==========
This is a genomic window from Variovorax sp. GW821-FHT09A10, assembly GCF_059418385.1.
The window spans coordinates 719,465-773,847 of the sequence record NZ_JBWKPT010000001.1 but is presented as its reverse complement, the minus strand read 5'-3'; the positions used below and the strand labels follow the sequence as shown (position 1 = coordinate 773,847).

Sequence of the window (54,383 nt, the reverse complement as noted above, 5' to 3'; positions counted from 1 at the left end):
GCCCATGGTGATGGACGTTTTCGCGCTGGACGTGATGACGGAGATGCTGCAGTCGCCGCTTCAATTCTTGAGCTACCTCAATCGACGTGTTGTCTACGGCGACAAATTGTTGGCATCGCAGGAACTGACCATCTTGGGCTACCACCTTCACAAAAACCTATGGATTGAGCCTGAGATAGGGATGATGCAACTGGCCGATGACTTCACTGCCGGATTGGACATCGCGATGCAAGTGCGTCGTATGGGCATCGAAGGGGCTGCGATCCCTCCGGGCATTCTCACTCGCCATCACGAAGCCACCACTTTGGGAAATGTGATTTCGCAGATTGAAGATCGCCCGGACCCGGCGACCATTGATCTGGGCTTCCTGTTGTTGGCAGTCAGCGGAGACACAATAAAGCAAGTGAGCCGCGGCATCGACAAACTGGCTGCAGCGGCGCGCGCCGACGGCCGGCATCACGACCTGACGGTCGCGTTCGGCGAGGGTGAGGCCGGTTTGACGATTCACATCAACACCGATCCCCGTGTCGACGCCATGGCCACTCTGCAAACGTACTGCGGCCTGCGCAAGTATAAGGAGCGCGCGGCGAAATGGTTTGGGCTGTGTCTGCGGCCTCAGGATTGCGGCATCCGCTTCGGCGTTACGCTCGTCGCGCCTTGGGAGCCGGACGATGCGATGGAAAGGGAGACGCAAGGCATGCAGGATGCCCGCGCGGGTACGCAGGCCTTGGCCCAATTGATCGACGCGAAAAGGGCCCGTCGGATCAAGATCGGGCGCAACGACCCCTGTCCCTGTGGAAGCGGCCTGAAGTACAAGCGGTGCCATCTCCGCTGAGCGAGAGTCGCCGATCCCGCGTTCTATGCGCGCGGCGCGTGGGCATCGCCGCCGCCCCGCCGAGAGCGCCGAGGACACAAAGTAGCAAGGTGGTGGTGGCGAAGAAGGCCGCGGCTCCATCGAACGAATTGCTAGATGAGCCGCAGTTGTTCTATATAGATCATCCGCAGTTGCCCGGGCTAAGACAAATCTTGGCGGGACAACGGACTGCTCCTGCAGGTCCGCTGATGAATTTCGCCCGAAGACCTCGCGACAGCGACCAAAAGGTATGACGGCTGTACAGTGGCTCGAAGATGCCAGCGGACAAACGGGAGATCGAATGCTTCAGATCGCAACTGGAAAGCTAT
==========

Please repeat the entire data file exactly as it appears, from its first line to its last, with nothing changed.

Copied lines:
This is a genomic window from Variovorax sp. GW821-FHT09A10, assembly GCF_059418385.1.
The window spans coordinates 719,465-773,847 of the sequence record NZ_JBWKPT010000001.1 but is presented as its reverse complement, the minus strand read 5'-3'; the positions used below and the strand labels follow the sequence as shown (position 1 = coordinate 773,847).

Sequence of the window (54,383 nt, the reverse complement as noted above, 5' to 3'; positions counted from 1 at the left end):
GCCCATGGTGATGGACGTTTTCGCGCTGGACGTGATGACGGAGATGCTGCAGTCGCCGCTTCAATTCTTGAGCTACCTCAATCGACGTGTTGTCTACGGCGACAAATTGTTGGCATCGCAGGAACTGACCATCTTGGGCTACCACCTTCACAAAAACCTATGGATTGAGCCTGAGATAGGGATGATGCAACTGGCCGATGACTTCACTGCCGGATTGGACATCGCGATGCAAGTGCGTCGTATGGGCATCGAAGGGGCTGCGATCCCTCCGGGCATTCTCACTCGCCATCACGAAGCCACCACTTTGGGAAATGTGATTTCGCAGATTGAAGATCGCCCGGACCCGGCGACCATTGATCTGGGCTTCCTGTTGTTGGCAGTCAGCGGAGACACAATAAAGCAAGTGAGCCGCGGCATCGACAAACTGGCTGCAGCGGCGCGCGCCGACGGCCGGCATCACGACCTGACGGTCGCGTTCGGCGAGGGTGAGGCCGGTTTGACGATTCACATCAACACCGATCCCCGTGTCGACGCCATGGCCACTCTGCAAACGTACTGCGGCCTGCGCAAGTATAAGGAGCGCGCGGCGAAATGGTTTGGGCTGTGTCTGCGGCCTCAGGATTGCGGCATCCGCTTCGGCGTTACGCTCGTCGCGCCTTGGGAGCCGGACGATGCGATGGAAAGGGAGACGCAAGGCATGCAGGATGCCCGCGCGGGTACGCAGGCCTTGGCCCAATTGATCGACGCGAAAAGGGCCCGTCGGATCAAGATCGGGCGCAACGACCCCTGTCCCTGTGGAAGCGGCCTGAAGTACAAGCGGTGCCATCTCCGCTGAGCGAGAGTCGCCGATCCCGCGTTCTATGCGCGCGGCGCGTGGGCATCGCCGCCGCCCCGCCGAGAGCGCCGAGGACACAAAGTAGCAAGGTGGTGGTGGCGAAGAAGGCCGCGGCTCCATCGAACGAATTGCTAGATGAGCCGCAGTTGTTCTATATAGATCATCCGCAGTTGCCCGGGCTAAGACAAATCTTGGCGGGACAACGGACTGCTCCTGCAGGTCCGCTGATGAATTTCGCCCGAAGACCTCGCGACAGCGACCAAAAGGTATGACGGCTGTACAGTGGCTCGAAGATGCCAGCGGACAAACGGGAGATCGAATGCTTCAGATCGCAACTGGAAAGCTAT